NOTE: With the exception of Excel's MRound() worksheet function, the built in rounding functions take arguments in the manner of ADownDigits, where the second argument specifies the number of digits instead of a factor. The rounding implementations presented here use a factor, like MRound(), which is more flexible because you do not have to round to a power of 10. You can write wrapper functions in the manner of ADownDigits. Floating Point LimitationsAll of the rounding implementations presented here use the double data type, which can represent approximately 15 decimal digits.Since not all fractional values can be expressed exactly, you might get unexpected results because the display value does not match the stored value. For example, the number 2.25 might be stored internally as 2.2499999..., which would round down with arithmetic rounding, instead of up as you might expect. Also, the more calculations a number is put through, the greater possibility that the stored binary value will deviate from the ideal decimal value. If this is the case, you may want to choose a different data type, such as Currency, which is exact to 4 decimal places. You might also consider making the data types Variant and use CDec() to convert everything to the Decimal data type, which can be exact to 28 decimal digits. Rounding Currency ValuesWhen you use the Currency data type, which is exact to 4 decimal digits, you typically want to round to 2 decimal digits for cents.The Round2CB function below is a hardcoded variation that performs banker's rounding to 2 decimal digits, but does not multiply the original number. This avoids a possible overflow condition if the monetary amount is approaching the limits of the Currency data type.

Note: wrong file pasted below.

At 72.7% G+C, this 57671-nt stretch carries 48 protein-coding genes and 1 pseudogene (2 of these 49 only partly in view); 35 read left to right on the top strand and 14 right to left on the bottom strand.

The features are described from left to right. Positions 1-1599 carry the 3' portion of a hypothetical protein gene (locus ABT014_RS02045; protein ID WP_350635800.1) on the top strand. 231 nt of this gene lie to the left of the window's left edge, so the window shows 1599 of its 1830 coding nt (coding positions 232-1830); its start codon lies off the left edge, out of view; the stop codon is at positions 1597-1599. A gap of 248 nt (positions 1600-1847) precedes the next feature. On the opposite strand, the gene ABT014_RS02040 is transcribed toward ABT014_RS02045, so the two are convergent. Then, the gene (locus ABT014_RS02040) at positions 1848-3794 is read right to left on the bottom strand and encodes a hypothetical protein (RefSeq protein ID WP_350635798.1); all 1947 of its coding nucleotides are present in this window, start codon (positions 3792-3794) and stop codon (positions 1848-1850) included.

Rounding Decimal ValuesThe following is an example of asymmetric arithmetic rounding using the Decimal data type:
Dropping Precision as a Shortcut in RoundingAs taught in school, rounding is usually arithmetic rounding using positive numbers. With this type of rounding, you only need to know the number to 1 digit past where you are rounding to. You ignore digits past the first decimal place. In other words, precision is dropped as a shortcut to rounding the value.For example, both 2.5 and 2.51 round up to 3, while both 2.4 and 2.49 round down to 2. When you use banker's rounding (or other methods that round .5 either up or down) or when you round negative numbers using asymmetric arithmetic rounding, dropping precision can lead to incorrect results where you might not round to the nearest number. For example, with banker's rounding, 2.5 rounds down to 2 and 2.51 rounds up to 3. With asymmetric arithmetic rounding, 2.5 rounds up to 2 while 2.51 rounds down to 3. The userdefined functions presented in this article take the number's full precision into account when performing rounding. REFERENCES
Visual Basic Help, version 6.0; topic: Int, Fix Functions; Round Function
Microsoft Transact SQL Help; topic: Round Function; Floor Function; Ceiling Function (c) Microsoft Corporation 1998, All Rights Reserved. Contributions by Malcolm Stewart, Microsoft Corporation. PropertiesArticle ID: 196652  Last Review: July 15, 2004  Revision: 3.2 APPLIES TO

Contact us for more help